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Monday, 17 May 2010


VIRTUALIZATION is arguably one of the most important data center technologies to emerge in the last decade. 
By abstracting the application from the physical hardware
that runs it, virtualised workloads are far more flexible, mobile and available than traditional applications running on non-virtualised
hardware. In fact, virtualization technology has permeated IT so quickly and thoroughly that it’s hard to imagine a business without it.
Still, deploying and managing virtualization presents a variety of challenges that some organisations just can’t handle Issuesby themselves. 
For data centers that aren’t on board yet, its time to examine the principal concerns that are stalling the adoption and expansion of virtualization and look for ways to address those issues.
Perhaps the biggest sticking point for virtualization is cost. In a recent TechTarget survey that questioned more than 900 IT professionals about data center virtualization from July to September 2009, 28% of respondents said they avoided virtualization because it’s just too expensive. 
COST AS A DEAL-BREAKER That’s no big surprise. Virtualization often requires newer and more powerful server hardware that can adequately support the performance of numerous virtual workloads. Doing that may require a server with four, eight or even 16 CPU cores, along with up to 16 GB of memory or more. Nearly 20% of respondents indicated that their existing servers were not adequate but that buying new servers wasn’t an option.
Network architectures may also need to be updated before adopting virtualization. For example, a single 1 Gbps network connection may be totally inadequate to support the traffic from 10 or 20 virtual machine (VM) instances at the same time. Storage is another area
that is frequently overlooked. Virtualization deployments are best served with fast Fibre Channel SAN for VM images and periodic snapshots.

That's it from Vince Bailey

Green IT Virtualization 2010

Virtualization in 2010
Many businesses still fail to take advantage of the significant benefits
offered by server virtualization. This expert E-Guide, brought to you by and EMC, highlights the top six predictions
for server virtualization in 2010. Discover how this technology will
improve the efficiency of disaster recovery, consolidation efforts, and
storage initiatives. Gain insight into the significant changes you can
expect from server virtualization in the coming year.

The growing adoption of server virtualization technologies in the enterprise has dramatically changed the traditional
data center for the better. As the technologies evolve, hypervisors become more sophisticated and the list of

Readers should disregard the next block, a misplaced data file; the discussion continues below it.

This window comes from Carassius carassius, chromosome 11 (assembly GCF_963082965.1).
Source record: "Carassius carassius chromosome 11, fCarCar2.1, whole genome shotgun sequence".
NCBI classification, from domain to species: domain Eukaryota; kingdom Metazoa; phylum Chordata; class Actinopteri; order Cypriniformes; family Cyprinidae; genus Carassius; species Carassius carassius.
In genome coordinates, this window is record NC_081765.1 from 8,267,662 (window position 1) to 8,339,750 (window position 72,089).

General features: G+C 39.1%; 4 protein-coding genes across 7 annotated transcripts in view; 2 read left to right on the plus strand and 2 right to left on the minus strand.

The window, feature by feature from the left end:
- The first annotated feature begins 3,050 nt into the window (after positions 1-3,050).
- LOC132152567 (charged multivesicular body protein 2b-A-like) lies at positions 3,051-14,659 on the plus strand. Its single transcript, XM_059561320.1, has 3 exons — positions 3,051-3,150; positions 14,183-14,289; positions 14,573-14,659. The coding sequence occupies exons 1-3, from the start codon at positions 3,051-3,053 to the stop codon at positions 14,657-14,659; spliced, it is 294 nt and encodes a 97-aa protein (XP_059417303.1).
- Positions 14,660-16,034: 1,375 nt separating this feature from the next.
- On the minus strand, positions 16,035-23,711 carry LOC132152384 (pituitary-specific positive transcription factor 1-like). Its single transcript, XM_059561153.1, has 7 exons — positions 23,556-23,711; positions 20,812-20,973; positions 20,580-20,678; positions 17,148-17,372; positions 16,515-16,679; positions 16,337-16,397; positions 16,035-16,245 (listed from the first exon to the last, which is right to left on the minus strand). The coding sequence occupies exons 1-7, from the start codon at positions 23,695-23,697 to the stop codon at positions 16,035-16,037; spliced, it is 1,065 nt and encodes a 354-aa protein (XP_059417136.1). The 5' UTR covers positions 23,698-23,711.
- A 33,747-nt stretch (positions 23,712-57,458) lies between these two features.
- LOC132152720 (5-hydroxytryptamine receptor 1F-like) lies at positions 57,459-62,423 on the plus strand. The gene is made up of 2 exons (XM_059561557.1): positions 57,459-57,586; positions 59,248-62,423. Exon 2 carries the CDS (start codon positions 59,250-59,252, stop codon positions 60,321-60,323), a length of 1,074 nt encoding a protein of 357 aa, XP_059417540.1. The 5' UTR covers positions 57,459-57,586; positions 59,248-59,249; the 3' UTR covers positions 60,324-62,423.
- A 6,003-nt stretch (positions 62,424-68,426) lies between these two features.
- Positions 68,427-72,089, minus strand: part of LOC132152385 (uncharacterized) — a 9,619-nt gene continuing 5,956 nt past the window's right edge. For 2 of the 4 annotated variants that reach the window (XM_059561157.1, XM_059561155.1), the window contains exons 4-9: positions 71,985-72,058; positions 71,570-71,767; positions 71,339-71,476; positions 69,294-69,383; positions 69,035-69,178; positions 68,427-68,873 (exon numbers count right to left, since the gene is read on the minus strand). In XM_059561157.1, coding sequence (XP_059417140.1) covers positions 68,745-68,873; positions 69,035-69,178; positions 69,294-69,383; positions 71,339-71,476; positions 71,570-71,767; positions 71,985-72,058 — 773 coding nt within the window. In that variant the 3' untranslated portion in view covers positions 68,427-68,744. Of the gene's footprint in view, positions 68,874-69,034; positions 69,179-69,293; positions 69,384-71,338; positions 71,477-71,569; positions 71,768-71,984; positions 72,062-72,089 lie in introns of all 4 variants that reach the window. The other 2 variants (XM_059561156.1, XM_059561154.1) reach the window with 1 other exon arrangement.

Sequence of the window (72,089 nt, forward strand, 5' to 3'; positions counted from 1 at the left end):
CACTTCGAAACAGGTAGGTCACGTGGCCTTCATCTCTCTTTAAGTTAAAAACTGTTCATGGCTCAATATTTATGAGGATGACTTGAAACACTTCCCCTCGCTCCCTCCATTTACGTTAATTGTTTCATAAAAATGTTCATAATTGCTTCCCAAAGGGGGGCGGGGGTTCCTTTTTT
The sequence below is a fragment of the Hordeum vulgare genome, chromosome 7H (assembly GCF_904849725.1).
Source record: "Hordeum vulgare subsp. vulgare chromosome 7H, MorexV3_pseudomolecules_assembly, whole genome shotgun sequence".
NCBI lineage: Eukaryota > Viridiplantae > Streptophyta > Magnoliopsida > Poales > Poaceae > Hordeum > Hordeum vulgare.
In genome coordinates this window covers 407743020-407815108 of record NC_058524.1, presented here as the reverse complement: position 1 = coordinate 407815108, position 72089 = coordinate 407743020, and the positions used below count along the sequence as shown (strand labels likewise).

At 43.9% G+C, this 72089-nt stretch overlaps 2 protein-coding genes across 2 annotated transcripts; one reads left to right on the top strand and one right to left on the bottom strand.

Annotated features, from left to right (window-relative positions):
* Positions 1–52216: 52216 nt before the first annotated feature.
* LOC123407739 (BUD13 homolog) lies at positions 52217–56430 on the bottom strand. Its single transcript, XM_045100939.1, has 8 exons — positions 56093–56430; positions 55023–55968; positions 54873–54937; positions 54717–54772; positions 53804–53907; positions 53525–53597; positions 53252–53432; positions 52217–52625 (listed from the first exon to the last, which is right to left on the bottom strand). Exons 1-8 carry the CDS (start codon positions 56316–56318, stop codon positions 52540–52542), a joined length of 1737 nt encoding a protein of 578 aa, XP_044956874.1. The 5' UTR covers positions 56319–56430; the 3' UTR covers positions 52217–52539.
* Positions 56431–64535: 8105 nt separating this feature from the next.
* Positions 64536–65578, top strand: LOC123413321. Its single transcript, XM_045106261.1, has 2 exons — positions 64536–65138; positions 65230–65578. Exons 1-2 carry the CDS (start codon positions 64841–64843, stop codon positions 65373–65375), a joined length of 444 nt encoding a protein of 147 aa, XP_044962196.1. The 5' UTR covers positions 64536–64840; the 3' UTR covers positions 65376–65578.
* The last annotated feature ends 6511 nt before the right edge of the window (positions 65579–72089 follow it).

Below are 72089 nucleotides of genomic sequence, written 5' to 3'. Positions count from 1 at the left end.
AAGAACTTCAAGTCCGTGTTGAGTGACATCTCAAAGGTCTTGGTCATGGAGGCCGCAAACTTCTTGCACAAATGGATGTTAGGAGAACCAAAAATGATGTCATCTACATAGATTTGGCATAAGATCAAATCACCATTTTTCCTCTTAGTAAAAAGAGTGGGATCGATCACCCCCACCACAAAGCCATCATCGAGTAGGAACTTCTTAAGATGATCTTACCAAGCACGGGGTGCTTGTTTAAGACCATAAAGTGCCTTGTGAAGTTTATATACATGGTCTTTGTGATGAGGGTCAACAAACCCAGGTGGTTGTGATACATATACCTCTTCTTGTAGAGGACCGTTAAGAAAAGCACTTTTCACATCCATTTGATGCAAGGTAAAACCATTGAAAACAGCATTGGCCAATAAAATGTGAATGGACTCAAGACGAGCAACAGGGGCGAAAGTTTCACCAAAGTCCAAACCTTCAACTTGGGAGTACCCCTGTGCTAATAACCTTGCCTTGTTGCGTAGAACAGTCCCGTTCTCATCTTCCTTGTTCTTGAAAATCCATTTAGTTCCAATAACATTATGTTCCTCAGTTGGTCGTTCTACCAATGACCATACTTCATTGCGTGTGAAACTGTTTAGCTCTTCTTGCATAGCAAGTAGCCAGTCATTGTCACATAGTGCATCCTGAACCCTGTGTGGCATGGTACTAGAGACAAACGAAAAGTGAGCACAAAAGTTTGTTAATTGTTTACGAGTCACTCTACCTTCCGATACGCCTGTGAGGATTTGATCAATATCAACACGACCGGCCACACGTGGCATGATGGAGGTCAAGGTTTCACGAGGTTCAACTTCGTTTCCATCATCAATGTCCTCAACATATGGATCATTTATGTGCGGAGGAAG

available management tools continues to grow. But that's just the beginning of the changes you can expect. This
tip highlights a few predictions for various facets of server virtualization technologies throughout 2010.

Server virtualization technologies prediction No. 1: disaster recovery

As server virtualization technologies continue to evolve, so will virtual disaster recovery considerations and
planning. Although virtualization provides a backup of sorts, it is not a foolproof method. If one virtual server goes
down, it can take hundreds of virtual machines (VMs) with it -- bringing enterprise operations to a screeching halt.
Having a solid DR plan in place and examining each aspect will make all the difference.
Concerns about compliance and business continuance are also driving the need for disaster recovery strategies.
Fibre Channel on Ethernet (FCoE), network virtualization, growing computing power and attention to security will all
influence the future of virtual DR.

Server virtualization technologies prediction No. 2: server consolidation

The future holds promise for server virtualization and consolidation. Server technologies continue to advance,
offering more processor cores and memory for the same amount of capital investment. This means that each
technology refresh can potentially host more VMs and further reduce the total number of physical servers.
Organizations must adjust their practices to evaluate new VMs in the same way that they evaluate new physical
servers. This is critical to prevent uncontrollable virtual machine sprawl --the possibility of organizations moving to
100 physical servers today spiraling to 1,000 virtual servers tomorrow.
Experts consider server consolidation to be one step closer to a fully virtualized data center that abstracts business